Favorite thing: One of the reasons we like living in Ealing is the great mix of people that also live here: 41% of residents, for instance, belong to black or minority ethnic groups, and 31.0% of the population were born outside the European Union (EU). In fact it is the third most diverse borough in London (after Tower Hamlets and Hackney). Apart from English, children in Ealing schools speak more than 100 languages. The most widely spoken are: Punjabi with over 5,000 speakers, Urdu with nearly 2,500 speakers, Somali with nearly 1,800 speakers, Gujarati with over 1,500 speakers and Arabic with nearly 1,200. Ealing has the highest number of Sikhs in London with nearly 26,000 and one of the highest Muslim populations in London with over 31,000.
Southall, in the west of the Borough, is the unofficial centre for South Asians in Britain. The first group arrived here in 1950, due to the closeness of Heathrow Airport, and the population has been increasing ever since: According to the Commission for Racial Equality, over 55% of Southall's population of 70,000 is Indian/Pakistani. The Gurdwara Sri Guru Singh Sabha, which opened in 2003, is the largest Sikh temple outside of India. There is also a very strong presence of Somalis here.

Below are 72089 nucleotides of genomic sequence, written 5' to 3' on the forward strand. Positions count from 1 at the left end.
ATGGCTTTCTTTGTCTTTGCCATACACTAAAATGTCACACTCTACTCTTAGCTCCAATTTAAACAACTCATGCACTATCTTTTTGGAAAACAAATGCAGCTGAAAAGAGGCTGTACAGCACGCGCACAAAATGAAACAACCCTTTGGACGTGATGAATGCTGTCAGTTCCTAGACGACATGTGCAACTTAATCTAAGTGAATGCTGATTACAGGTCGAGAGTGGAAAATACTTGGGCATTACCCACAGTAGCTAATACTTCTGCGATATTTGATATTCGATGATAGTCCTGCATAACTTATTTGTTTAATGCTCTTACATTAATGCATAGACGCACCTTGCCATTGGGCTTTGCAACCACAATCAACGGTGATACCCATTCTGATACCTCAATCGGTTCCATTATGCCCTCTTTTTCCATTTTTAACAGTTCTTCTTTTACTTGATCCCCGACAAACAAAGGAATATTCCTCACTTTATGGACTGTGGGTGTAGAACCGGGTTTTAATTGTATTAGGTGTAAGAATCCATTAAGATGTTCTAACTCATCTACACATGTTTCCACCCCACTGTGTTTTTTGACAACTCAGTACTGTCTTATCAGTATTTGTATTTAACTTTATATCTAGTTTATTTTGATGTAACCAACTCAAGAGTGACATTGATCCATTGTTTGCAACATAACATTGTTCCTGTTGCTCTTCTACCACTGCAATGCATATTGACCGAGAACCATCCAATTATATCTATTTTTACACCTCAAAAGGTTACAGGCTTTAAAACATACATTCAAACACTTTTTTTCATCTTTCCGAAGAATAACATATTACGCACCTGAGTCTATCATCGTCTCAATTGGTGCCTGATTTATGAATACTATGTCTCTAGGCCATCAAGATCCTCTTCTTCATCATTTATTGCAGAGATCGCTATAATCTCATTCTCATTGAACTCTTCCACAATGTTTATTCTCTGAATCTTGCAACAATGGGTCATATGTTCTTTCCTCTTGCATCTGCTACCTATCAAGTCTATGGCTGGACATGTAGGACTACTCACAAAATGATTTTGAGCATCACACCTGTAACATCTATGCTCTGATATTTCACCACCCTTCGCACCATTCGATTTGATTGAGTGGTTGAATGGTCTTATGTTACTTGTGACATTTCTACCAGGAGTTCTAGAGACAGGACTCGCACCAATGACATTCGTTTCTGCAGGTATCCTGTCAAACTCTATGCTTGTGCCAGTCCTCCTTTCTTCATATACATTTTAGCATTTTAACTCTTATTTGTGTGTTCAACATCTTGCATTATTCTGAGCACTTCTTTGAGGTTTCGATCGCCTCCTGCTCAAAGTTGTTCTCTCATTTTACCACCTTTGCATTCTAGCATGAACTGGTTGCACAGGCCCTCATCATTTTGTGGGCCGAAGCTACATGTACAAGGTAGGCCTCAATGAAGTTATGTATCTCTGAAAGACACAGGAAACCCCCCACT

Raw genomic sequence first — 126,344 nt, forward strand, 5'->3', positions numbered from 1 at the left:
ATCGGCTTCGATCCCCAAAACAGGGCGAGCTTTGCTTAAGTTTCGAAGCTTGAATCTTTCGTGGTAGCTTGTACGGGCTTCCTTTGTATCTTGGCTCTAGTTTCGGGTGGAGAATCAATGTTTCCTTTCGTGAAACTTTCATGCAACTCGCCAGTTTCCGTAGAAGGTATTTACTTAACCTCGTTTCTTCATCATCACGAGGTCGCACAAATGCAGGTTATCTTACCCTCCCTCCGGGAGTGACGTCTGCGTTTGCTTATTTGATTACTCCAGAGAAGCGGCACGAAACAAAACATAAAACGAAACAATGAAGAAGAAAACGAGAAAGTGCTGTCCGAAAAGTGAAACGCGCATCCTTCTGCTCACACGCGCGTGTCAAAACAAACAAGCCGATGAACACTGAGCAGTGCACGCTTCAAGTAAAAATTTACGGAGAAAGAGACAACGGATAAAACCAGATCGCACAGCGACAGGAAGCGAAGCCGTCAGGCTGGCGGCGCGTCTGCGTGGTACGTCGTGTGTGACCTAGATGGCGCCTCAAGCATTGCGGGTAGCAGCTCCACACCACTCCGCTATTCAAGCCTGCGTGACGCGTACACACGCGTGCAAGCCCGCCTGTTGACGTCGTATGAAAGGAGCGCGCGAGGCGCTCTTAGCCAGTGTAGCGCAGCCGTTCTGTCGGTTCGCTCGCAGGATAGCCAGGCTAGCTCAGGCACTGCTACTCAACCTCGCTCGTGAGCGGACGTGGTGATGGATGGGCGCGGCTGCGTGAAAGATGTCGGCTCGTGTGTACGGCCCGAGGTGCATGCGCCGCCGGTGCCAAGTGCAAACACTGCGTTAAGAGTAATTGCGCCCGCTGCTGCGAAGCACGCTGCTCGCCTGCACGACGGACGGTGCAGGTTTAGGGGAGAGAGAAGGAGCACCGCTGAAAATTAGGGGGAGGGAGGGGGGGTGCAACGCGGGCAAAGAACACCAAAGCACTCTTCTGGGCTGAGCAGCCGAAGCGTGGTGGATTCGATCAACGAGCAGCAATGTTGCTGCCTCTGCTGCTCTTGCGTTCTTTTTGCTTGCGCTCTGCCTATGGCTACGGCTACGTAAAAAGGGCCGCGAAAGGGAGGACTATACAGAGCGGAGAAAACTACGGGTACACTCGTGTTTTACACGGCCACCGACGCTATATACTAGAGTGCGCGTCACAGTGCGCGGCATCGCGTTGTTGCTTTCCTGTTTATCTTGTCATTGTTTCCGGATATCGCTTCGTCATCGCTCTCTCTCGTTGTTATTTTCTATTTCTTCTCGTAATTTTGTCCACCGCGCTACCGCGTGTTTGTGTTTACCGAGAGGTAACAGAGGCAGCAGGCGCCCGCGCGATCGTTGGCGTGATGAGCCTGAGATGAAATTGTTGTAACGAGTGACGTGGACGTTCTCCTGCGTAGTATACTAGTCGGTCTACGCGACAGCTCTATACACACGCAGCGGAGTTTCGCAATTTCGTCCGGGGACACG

As elsewhere in Britain, the Polish community here has grown considerably since Poland joined the EU and its migrant workers have been able to come to the UK freely. But unlike elsewhere, there was already a Polish community here, as the centre of Ealing and its surrounding districts has been the main home to Polish immigrants in London for over half a century. This goes back to World War II, when Polish pilots fighting in the Battle of Britain flew from the nearby aerodrome, RAF Northolt, where there is now a landmark Polish War Memorial. When I first moved here, over 25 years ago, it was already quite common to hear Polish spoken in the shops and to be able to buy Polish and other Eastern European delicacies, although the proliferation of Polish shops is a new phenomenon. One of the churches in Ealing Broadway is a Polish one, and there is also an annual Polish festival.